The architect for the proposed development at the old Broad Street Armory told a neighbors meeting Tuesday night that the developer plans to tear down the crumbling building and rebuild a modern structure with about 50 apartments and a surface parking lot.
Vince Mancini of Landmark Achitectural Design told us yesterday that the building was in such terrible shape that salvaging it wasn’t feasible. “We really struggled with that decision,” Mancini said. “We have a design with the armory included but it’s in very sad shape.” The developer is Michael Carosella, owner of C&R Building Supply on Washington Avenue.
The plans include 5o apartments in a new, modern building that would rise six floors to 79 feet. The lot behind the 80,000 square foot, L-shaped building would include space for 53 parking spots in a landscaped lot that will be accessed through the current curb cut on Broad Street. That’s where the arched garage is now.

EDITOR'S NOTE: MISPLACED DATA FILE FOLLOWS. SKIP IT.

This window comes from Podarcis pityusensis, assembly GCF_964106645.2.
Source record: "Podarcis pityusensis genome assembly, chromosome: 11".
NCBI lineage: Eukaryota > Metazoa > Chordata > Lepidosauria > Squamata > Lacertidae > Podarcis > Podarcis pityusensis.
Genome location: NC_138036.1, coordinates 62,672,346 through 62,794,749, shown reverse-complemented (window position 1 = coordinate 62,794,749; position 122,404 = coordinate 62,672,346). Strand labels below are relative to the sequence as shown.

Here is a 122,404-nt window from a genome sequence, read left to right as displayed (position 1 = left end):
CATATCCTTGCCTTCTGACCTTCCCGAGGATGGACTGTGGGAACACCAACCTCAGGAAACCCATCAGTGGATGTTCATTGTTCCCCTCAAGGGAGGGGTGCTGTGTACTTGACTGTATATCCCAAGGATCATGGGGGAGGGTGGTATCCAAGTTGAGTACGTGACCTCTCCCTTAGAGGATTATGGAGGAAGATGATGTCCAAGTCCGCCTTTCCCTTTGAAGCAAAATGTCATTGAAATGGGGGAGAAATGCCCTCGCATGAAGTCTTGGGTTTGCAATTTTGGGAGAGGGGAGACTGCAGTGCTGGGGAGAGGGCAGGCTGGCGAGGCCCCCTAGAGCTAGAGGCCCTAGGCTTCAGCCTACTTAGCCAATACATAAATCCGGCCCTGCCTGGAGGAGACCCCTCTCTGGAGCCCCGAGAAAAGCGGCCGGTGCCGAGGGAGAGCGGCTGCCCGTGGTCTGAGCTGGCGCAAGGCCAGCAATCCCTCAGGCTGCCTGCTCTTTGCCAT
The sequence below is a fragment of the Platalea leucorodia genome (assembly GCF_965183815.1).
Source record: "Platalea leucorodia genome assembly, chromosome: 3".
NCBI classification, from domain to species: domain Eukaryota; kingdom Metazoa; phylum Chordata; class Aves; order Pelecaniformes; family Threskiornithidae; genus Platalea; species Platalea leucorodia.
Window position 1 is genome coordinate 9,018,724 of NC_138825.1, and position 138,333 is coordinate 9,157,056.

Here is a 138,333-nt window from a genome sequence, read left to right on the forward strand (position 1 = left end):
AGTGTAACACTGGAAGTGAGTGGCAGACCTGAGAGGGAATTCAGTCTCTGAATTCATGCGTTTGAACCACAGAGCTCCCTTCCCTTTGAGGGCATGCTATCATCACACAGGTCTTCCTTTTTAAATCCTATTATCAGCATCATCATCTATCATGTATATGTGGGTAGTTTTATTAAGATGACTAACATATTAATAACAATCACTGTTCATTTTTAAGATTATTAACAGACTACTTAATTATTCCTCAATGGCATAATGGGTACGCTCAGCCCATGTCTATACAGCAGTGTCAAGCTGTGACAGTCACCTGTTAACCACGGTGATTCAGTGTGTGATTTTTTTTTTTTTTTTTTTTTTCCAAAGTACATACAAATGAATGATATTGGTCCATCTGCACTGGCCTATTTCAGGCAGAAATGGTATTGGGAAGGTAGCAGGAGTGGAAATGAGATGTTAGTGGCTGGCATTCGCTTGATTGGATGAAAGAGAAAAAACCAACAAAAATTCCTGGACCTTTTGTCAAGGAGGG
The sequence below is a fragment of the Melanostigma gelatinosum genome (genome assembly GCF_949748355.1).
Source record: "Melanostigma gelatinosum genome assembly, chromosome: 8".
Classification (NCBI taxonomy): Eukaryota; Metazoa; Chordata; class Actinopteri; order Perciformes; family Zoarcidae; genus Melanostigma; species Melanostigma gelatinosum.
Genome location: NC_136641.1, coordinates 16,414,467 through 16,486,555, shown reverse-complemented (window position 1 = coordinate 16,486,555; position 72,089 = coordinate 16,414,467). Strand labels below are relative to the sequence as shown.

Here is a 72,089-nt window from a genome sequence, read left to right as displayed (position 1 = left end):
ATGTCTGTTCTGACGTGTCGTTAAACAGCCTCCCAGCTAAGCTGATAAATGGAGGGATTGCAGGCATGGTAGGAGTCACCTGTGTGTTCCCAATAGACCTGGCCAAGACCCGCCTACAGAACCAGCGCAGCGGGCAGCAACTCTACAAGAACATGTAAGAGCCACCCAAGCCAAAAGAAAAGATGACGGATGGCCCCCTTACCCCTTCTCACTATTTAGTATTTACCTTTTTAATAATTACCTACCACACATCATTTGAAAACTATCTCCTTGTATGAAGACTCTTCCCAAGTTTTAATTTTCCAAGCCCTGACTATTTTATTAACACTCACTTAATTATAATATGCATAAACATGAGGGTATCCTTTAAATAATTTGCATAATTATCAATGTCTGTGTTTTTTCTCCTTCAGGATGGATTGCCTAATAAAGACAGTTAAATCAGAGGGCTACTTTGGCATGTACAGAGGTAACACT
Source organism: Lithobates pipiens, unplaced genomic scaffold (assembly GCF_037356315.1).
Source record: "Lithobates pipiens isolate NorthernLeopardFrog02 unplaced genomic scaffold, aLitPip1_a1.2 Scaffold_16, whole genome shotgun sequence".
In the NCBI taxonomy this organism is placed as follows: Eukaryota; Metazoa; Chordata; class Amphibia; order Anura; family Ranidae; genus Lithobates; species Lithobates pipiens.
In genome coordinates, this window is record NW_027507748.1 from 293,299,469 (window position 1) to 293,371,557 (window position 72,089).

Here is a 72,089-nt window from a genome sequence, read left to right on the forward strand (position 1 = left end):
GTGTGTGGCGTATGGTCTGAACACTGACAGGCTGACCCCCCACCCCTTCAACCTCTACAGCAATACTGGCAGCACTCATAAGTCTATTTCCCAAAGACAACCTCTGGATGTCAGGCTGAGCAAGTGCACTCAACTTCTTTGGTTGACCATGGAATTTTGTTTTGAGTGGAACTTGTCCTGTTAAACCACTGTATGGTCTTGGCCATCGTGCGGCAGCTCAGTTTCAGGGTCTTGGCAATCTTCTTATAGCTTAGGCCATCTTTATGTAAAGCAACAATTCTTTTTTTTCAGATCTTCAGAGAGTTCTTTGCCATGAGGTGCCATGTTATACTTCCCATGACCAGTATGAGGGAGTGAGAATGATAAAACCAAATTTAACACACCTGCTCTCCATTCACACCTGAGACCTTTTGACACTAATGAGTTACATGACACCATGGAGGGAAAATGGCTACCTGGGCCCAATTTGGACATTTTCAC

Peter Zutter of the South Broad Street Neighbors Association said that the proposal was well-received. “All in all there was no real opposition,” Zutter told us in an email. “And in the 25 or so years I’ve been doing this, I have never seen a meeting with this many people (about 60) and this large a project go this smoothly.”
“It’s about time one of them went well!” Mancini joked.
Apartments would all be 2-bedroom rentals, from 900 to 1,300 square feet and are preliminarily priced from $1,500 to $2,900 a month, said one neighbor who asked to go by Aaron B.
Some attendees questioned why the building, which will also have indoor bike parking, would need so much parking since it is literally on top of the Broad Street subway.
The building also won’t have any commercial space on the ground floor.
“We didn’t want to compete or take business from existing establishments that are already struggling” Mancini said, noting the proximity to Passyunk Avenue. He also said they wanted control of the design of the ground floor, which they wouldn’t necessarily have with a commercial tenant. The building will be set back from the property line by up to 25 feet to create fenced, lanscaped courtyard along Broad Street.
So, what do you think?
Click the links below to see the floor plans.